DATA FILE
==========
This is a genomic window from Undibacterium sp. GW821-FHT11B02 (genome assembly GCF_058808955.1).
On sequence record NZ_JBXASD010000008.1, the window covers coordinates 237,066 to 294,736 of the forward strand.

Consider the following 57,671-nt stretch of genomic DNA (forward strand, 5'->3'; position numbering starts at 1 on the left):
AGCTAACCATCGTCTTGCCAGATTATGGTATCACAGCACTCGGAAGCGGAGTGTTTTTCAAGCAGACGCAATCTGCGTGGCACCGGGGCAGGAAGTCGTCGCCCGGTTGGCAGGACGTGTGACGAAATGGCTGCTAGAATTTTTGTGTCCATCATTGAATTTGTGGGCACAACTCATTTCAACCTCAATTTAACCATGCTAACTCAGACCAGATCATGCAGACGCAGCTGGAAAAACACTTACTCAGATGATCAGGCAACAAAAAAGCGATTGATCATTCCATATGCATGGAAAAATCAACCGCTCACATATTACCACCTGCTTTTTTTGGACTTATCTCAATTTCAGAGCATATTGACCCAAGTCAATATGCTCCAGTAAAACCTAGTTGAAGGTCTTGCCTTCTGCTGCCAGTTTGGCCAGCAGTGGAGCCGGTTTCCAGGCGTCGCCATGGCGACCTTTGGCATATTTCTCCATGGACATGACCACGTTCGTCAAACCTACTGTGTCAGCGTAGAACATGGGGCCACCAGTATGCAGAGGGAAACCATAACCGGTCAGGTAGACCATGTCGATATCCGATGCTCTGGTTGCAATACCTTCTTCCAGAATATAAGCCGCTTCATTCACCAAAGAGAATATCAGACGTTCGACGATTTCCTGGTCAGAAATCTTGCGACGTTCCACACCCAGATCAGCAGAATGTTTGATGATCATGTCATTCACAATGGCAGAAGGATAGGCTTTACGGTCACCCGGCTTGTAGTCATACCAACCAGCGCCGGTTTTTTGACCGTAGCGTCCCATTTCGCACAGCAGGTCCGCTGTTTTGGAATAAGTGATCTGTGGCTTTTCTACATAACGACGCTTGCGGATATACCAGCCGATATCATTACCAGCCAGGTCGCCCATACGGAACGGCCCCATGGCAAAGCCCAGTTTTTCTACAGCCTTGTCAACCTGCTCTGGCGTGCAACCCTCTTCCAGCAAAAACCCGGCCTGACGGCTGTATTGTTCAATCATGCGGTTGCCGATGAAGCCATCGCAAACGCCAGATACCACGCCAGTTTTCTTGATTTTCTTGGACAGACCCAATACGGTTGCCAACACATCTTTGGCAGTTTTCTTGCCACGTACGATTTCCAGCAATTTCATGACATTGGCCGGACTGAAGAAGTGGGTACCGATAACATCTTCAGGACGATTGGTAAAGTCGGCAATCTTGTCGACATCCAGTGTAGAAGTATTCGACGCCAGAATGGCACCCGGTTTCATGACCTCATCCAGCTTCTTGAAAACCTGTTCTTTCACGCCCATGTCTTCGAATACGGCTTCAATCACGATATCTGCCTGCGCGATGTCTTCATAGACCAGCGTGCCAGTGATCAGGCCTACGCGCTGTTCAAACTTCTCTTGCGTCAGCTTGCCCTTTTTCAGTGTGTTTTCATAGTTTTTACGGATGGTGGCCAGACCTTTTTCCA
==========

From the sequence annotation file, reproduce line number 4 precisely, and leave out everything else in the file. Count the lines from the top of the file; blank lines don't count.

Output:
AGCTAACCATCGTCTTGCCAGATTATGGTATCACAGCACTCGGAAGCGGAGTGTTTTTCAAGCAGACGCAATCTGCGTGGCACCGGGGCAGGAAGTCGTCGCCCGGTTGGCAGGACGTGTGACGAAATGGCTGCTAGAATTTTTGTGTCCATCATTGAATTTGTGGGCACAACTCATTTCAACCTCAATTTAACCATGCTAACTCAGACCAGATCATGCAGACGCAGCTGGAAAAACACTTACTCAGATGATCAGGCAACAAAAAAGCGATTGATCATTCCATATGCATGGAAAAATCAACCGCTCACATATTACCACCTGCTTTTTTTGGACTTATCTCAATTTCAGAGCATATTGACCCAAGTCAATATGCTCCAGTAAAACCTAGTTGAAGGTCTTGCCTTCTGCTGCCAGTTTGGCCAGCAGTGGAGCCGGTTTCCAGGCGTCGCCATGGCGACCTTTGGCATATTTCTCCATGGACATGACCACGTTCGTCAAACCTACTGTGTCAGCGTAGAACATGGGGCCACCAGTATGCAGAGGGAAACCATAACCGGTCAGGTAGACCATGTCGATATCCGATGCTCTGGTTGCAATACCTTCTTCCAGAATATAAGCCGCTTCATTCACCAAAGAGAATATCAGACGTTCGACGATTTCCTGGTCAGAAATCTTGCGACGTTCCACACCCAGATCAGCAGAATGTTTGATGATCATGTCATTCACAATGGCAGAAGGATAGGCTTTACGGTCACCCGGCTTGTAGTCATACCAACCAGCGCCGGTTTTTTGACCGTAGCGTCCCATTTCGCACAGCAGGTCCGCTGTTTTGGAATAAGTGATCTGTGGCTTTTCTACATAACGACGCTTGCGGATATACCAGCCGATATCATTACCAGCCAGGTCGCCCATACGGAACGGCCCCATGGCAAAGCCCAGTTTTTCTACAGCCTTGTCAACCTGCTCTGGCGTGCAACCCTCTTCCAGCAAAAACCCGGCCTGACGGCTGTATTGTTCAATCATGCGGTTGCCGATGAAGCCATCGCAAACGCCAGATACCACGCCAGTTTTCTTGATTTTCTTGGACAGACCCAATACGGTTGCCAACACATCTTTGGCAGTTTTCTTGCCACGTACGATTTCCAGCAATTTCATGACATTGGCCGGACTGAAGAAGTGGGTACCGATAACATCTTCAGGACGATTGGTAAAGTCGGCAATCTTGTCGACATCCAGTGTAGAAGTATTCGACGCCAGAATGGCACCCGGTTTCATGACCTCATCCAGCTTCTTGAAAACCTGTTCTTTCACGCCCATGTCTTCGAATACGGCTTCAATCACGATATCTGCCTGCGCGATGTCTTCATAGACCAGCGTGCCAGTGATCAGGCCTACGCGCTGTTCAAACTTCTCTTGCGTCAGCTTGCCCTTTTTCAGTGTGTTTTCATAGTTTTTACGGATGGTGGCCAGACCTTTTTCCA